I’m honestly kind of depressed that I have to talk about this subject at all. But, sadly, trans people having a safe place to void their bladder is actually a real political issue. Don’t believe me? Check this out: (1). If this were to actually pass, if I had to use a public bathroom, I’d basically have the choice of risking assault in the men’s room or arrest in the ladies room. Every so often, someone on the Right seems to get a bug in their bum about where trans people use the toilet. As far as I know, we’re the only people in the US whose ability to utilize a public bathroom is the subject of a legislative debate.

Let’s take a look at some of the arguments being thrown around, shall we? Premise 1: Transwomen are really just male perverts trying to get access to women’s restroom. Yes, CLEARLY we spend thousands of dollars on therapy, hormones, surgery, laser/electrolysis, etc and risk complete rejection by our friends and family, face completely legal discrimination in housing and employment, and essentially risk our lives every day simply for the thrill of seeing genetic women in the bathroom. Wait, no we don’t. That’s effing crazy. No one with any kind of brain would take on the troubles of transition for that. And yes, I recognize that a large portion of society thinks that we’re all a bunch of degenerate perverts living out a fetish, and that’s what drives a lot of this fear bullshit. But if you take even half a second to realize what exactly you’re “signing up for” when you decide to transition, those arguments lose a lot of their steam.  Premise 2: Women are vulnerable in the bathroom, and transwomen will rape them if they are allowed to use the bathroom. Well, a significant search of the internet shows ZERO cases of a genetic female being raped by a transwoman in a bathroom. In fact, I can find no reports of a genetic female being raped by a transwoman at all. I’m not saying that it hasn’t happened and that it can’t ever happen (rape is highly underreported, after all)…but it appears a very unlikely and rather rare event. However, I did find MANY reports of genetic women being raped by cisgender men in women’s bathroom. So even though  there are almost certainly a lot more transwomen using the ladies restroom then there are cisgender men using the ladies room, the evidence seems to indicate that if you’re going to be sexually assaulted in the ladies room, it’s probably going to be by a cis-man. Now, before everyone starts writing me nasty letters, I’m NOT saying that cis-gendered men are all a bunch of rapists. I’m going to repeat that, just for the sake of not being eviscerated in comments: I am NOT saying that all cis-men just run around sexually assaulting people. But the statistics clearly indicate that the majority of sexual assaults are perpetrated by cis-men.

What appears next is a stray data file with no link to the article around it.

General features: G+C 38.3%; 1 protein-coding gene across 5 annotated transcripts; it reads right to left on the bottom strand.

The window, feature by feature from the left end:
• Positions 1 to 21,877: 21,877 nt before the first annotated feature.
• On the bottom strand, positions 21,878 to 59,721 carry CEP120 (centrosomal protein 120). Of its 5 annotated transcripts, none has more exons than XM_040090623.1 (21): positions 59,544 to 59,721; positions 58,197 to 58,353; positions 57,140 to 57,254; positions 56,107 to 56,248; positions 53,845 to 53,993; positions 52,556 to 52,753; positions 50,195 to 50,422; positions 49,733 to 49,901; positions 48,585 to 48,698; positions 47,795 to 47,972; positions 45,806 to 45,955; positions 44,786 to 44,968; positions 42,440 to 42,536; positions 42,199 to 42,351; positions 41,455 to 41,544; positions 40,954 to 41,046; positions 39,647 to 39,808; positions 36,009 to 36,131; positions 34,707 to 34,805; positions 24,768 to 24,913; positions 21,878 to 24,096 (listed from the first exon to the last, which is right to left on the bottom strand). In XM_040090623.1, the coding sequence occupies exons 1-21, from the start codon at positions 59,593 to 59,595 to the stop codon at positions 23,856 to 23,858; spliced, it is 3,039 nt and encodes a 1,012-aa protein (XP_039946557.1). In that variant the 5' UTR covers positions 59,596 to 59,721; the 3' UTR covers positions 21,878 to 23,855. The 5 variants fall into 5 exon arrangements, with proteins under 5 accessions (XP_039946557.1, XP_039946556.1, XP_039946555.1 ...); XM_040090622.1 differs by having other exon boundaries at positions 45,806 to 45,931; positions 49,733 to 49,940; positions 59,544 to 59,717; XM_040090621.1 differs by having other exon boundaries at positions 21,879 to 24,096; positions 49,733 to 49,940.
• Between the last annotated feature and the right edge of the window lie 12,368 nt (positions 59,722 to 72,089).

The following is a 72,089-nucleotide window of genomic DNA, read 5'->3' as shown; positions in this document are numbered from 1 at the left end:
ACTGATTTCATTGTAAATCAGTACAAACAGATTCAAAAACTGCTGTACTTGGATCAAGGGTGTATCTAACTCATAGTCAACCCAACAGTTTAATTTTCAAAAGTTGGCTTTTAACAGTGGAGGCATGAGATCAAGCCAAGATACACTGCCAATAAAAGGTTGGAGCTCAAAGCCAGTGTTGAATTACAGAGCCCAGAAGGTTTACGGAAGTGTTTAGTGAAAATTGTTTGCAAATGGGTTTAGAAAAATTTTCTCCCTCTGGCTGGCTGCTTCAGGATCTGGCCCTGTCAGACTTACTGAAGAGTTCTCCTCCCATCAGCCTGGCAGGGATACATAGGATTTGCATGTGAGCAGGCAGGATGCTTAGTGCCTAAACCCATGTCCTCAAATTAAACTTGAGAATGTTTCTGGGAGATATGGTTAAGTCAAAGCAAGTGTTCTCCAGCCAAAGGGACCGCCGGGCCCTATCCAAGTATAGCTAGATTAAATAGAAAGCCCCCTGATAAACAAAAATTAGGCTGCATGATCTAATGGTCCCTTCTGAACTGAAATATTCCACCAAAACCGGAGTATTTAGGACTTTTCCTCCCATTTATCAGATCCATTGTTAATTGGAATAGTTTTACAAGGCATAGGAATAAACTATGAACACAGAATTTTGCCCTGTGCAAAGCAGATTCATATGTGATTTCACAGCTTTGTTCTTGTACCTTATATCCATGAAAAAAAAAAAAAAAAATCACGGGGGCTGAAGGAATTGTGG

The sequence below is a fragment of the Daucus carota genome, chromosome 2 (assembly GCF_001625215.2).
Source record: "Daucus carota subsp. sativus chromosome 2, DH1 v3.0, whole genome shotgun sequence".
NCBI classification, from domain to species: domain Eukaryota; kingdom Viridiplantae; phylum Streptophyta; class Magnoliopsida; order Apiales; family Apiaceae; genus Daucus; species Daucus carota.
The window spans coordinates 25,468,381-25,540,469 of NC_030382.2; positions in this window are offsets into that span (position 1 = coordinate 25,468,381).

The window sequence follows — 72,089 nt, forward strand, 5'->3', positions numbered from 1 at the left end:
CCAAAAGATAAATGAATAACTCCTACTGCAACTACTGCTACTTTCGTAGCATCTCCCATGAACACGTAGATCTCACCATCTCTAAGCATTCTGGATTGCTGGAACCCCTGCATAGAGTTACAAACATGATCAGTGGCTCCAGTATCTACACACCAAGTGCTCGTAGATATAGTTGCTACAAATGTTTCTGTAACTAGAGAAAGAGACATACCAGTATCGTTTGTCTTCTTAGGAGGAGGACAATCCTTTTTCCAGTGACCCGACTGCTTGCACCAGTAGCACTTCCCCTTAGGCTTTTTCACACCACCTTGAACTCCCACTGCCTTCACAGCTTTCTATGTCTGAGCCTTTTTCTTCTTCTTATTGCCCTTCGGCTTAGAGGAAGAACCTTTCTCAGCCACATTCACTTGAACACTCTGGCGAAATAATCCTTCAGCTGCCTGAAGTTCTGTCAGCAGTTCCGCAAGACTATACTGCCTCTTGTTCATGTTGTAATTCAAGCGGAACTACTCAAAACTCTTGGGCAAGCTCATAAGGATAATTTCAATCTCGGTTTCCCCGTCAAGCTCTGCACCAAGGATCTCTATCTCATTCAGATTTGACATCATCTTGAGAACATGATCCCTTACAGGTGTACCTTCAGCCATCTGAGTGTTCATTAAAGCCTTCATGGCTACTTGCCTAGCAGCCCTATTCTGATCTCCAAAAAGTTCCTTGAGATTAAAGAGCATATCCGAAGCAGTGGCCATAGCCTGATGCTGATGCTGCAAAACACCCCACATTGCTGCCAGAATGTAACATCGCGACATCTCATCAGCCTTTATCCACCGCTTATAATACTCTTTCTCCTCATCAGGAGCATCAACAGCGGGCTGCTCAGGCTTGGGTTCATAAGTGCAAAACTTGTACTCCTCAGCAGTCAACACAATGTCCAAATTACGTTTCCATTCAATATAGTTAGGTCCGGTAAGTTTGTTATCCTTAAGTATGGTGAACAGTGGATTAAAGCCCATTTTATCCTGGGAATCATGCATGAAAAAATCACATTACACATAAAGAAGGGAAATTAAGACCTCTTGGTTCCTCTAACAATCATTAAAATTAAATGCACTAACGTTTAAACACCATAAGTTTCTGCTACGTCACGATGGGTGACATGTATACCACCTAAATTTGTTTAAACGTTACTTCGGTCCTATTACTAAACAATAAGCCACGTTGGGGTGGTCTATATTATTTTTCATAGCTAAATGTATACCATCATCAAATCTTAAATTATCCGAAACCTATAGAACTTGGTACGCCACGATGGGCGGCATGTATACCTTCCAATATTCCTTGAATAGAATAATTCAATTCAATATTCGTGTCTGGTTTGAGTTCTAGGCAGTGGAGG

While we’re on that touchy subject, let’s get into another common statement heard when this subject comes up- “Why can’t [insert pejorative here] just use the bathrooms of their birth gender?” I’ll start with the idea of transwomen using the men’s room. My first inclination is just to yell “because they’re not men!” and be done with it. But that really doesn’t accomplish anything. So how about this…because it’s incredibly dangerous. Trans people deal with a much higher risk of harassment, as well as physical and sexual assault than the general population. Now, you put a transwoman alone in a space away from the eyes of the public, where her presence is going to be very obvious, where men are likely to feel like THEIR “private space” is being intruded upon, where she has to take down her pants and/or undergarments? This is a recipe for disaster, plain and simple. Now, a transwoman using a women’s restroom is not without dangers as this incident shows. (2) Any yes, I complete recognize that the ideal situation is people realize that it’s not ok to beat the shit out of transpeople just because they had to go pee (or, you know FOR ANY REASON). But we’re a long way for the end of transphobic violence, and dammit, I still sometimes have to meet biological demand outside a private residence on occasion.

For transmen, I think the situation is even direr in some ways. I’m fairly sure the same people who are totally panicked about the idea of transwomen in the ladies room would not be much more forgiving of the idea of transmen in there. The logical inconsistency here blows my mind, but I long ago learned that logic goes out the window when dealing with transphobia. So ideally, we’d let transmen use the men’s room. But there’s danger here, too. Transmen are not immune to hate crimes and transphobic rape, and the risks they take on using the guy’s bathroom, too. In a very real way, they’re damned and at significant risk no matter what they do. I think the take away is that a public restroom remains an extremely hazardous situations for ALL trans people to navigate.